Estrogen May Curb Breast Cancer As Well As Promote It

Estrogen is known to promote the growth of breast cancer cells, but a new study suggests this hormone also may reduce the number of stem cells that initiate the cancer's growth.

The findings, to be published in an upcoming issue of the journal Breast Cancer Research and Treatment, indicate that estrogen can have two opposite effects on breast cancer. On the one hand, it can induce cancer cells to proliferate. On the other, it can make the tumor less aggressive , by diminishing the number of breast cancer stem cells.

The results could explain why women whose breast tumors have estrogen receptors meaning they can respond to estrogen's signals often have a better prognosis than those whose tumors do not have these receptors, said study researcher María Vivanco, of the Center for Cooperative Research in Biosciences in Bilbao, Spain.

The recurrence factor

Cancer stem cells are those within a tumor that have a heightened ability to spread to other sites in the body and generate new tumors where they land. Recent studies have shown the stem cells to be more resistant to traditional cancer treatments such as chemotherapy and radiation, Vivanco said.

In recent years, some scientists have postulated that the existence of these cells explains why cancers can seem to completely disappear, only to later recur with a vengeance: A few cancer stem cells will survive a course of treatment, perhaps undetected, then sprout new tumors composed of cells largely resistant to treatments.

"If we are thinking about a way to get rid of the tumor forever, it's important to make sure that not only the bulk of the tumor disappears, but also the cancer stem cells," Vivanco said.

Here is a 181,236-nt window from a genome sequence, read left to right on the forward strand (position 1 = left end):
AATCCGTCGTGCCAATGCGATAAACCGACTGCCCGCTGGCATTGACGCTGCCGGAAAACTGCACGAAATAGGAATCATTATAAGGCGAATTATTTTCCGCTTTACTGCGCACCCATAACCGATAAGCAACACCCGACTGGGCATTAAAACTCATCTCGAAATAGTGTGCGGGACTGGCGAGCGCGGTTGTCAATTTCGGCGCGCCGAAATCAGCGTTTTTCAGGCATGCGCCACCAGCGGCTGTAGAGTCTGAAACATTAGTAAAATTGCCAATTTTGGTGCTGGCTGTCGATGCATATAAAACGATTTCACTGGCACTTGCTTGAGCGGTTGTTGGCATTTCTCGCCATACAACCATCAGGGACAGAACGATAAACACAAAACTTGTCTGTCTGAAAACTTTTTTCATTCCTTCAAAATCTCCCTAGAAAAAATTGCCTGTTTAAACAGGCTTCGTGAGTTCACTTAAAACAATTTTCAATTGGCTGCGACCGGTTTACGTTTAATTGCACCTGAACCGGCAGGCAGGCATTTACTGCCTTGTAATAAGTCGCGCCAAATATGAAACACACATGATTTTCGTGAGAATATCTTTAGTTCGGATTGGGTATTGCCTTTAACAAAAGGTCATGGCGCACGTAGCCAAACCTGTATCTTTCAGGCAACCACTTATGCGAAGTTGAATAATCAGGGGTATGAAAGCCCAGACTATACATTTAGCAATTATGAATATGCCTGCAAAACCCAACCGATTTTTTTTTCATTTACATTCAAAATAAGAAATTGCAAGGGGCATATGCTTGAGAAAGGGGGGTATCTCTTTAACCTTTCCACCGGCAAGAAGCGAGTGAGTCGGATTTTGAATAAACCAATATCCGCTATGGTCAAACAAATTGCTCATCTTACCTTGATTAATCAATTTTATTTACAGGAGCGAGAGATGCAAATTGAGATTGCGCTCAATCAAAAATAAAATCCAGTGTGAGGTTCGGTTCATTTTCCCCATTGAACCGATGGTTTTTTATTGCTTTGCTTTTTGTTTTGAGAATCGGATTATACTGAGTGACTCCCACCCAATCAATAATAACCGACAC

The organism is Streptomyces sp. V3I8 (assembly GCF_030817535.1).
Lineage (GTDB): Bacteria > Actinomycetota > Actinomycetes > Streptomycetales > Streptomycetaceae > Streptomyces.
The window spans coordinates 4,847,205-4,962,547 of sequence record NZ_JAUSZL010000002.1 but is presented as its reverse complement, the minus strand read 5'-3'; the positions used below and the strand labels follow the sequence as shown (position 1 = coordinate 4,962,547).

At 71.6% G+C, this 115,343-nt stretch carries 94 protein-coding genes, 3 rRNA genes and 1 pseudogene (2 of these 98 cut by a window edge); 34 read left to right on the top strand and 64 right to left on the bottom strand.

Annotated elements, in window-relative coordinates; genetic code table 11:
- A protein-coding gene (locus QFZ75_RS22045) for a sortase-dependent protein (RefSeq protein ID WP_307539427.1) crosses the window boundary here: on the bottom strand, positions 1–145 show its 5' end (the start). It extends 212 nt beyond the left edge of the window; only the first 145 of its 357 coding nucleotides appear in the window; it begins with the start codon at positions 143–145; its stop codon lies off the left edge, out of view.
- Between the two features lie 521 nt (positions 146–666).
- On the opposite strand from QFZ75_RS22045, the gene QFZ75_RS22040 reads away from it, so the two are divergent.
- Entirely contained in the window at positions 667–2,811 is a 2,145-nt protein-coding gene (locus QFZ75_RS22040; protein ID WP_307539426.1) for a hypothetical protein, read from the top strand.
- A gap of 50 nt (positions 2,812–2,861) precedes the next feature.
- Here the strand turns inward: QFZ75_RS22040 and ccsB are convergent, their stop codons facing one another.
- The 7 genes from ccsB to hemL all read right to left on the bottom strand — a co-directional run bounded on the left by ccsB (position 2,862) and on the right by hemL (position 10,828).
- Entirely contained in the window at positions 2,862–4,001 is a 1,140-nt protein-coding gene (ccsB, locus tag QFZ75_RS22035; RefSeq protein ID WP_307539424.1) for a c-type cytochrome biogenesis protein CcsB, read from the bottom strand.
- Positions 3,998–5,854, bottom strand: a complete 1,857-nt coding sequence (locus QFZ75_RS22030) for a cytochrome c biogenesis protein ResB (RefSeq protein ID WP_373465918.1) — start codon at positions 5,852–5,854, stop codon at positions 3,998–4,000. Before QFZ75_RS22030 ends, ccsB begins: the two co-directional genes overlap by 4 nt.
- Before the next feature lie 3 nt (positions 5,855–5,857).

Vivanco and her colleagues at the biosciences center examined the effect of estrogen on breast cancer stem cells growing in lab dishes. They used cells both from tumors in patients and from established cell lines that had been grown in labs for many years.

The finding that estrogen slowed the growth of these cells is consistent with the observation that, among postmenopausal women, those with less-aggressive breast cancers have higher levels of estrogen in their blood, Vivanco said.

It's too early to make treatment recommendations from these findings, Vivanco told MyHealthNewsDaily. But they reveal a complex situation, in which the same hormone can have a different impact depending on the type of cell, Vivanco said.

"What is important is to understand in more detail how cancer stem cells react to the hormones and to other signaling molecules ... and how can that influence the progression of the tumor, and the reoccurrence as well," Vivanco said.

One way to find out if the findings apply to tumors in patients would be to examine women currently taking anti-estrogen drugs, such as tamoxifen, said Charlotte Kuperwasser, of Tufts University School of Medicine in Boston, who has researched breast cancer stem cells. These drugs are designed to block estrogen signaling, and researchers could study what impact these drugs have on breast cancer stem cells, said Kuperwasser, who was not involved in the Spanish study.

Same hormone, opposite conclusions

Previous studies have found estrogen has the opposite effect it feeds the growth of breast cancer stem cells, Kuperwasser said.

In 2010, Kuperwasser and her colleagues published a study in the journal Proceedings of the National Academy of Sciences showing that estrogen expanded the proportion of breast cancer stem cells within a tumor.

"It really is a mirror image of this study," she said.

The discrepancy between these two findings is part of scientific discourse, Kuperwasser said.

"We do, clinically, know that estrogen fuels tumor growth," Kuperwasser said. "So it is somewhat counterintuitive that this paper would show that estrogen was suppressing breast cancer stem cells, because that really kind of goes against the long history of estrogen being a tumor promoter."

Ultimately, more experiments should be carried out to see which of the two observations is consistent, she said.

Pass it on: Estrogen may have both good and bad effects on breast cancer. While it promotes proliferation of cancer cells, it may reduce the number of breast cancer stem cells.

Follow MyHealthNewsDaily staff writer Rachael Rettner on Twitter @Rachael_MHND.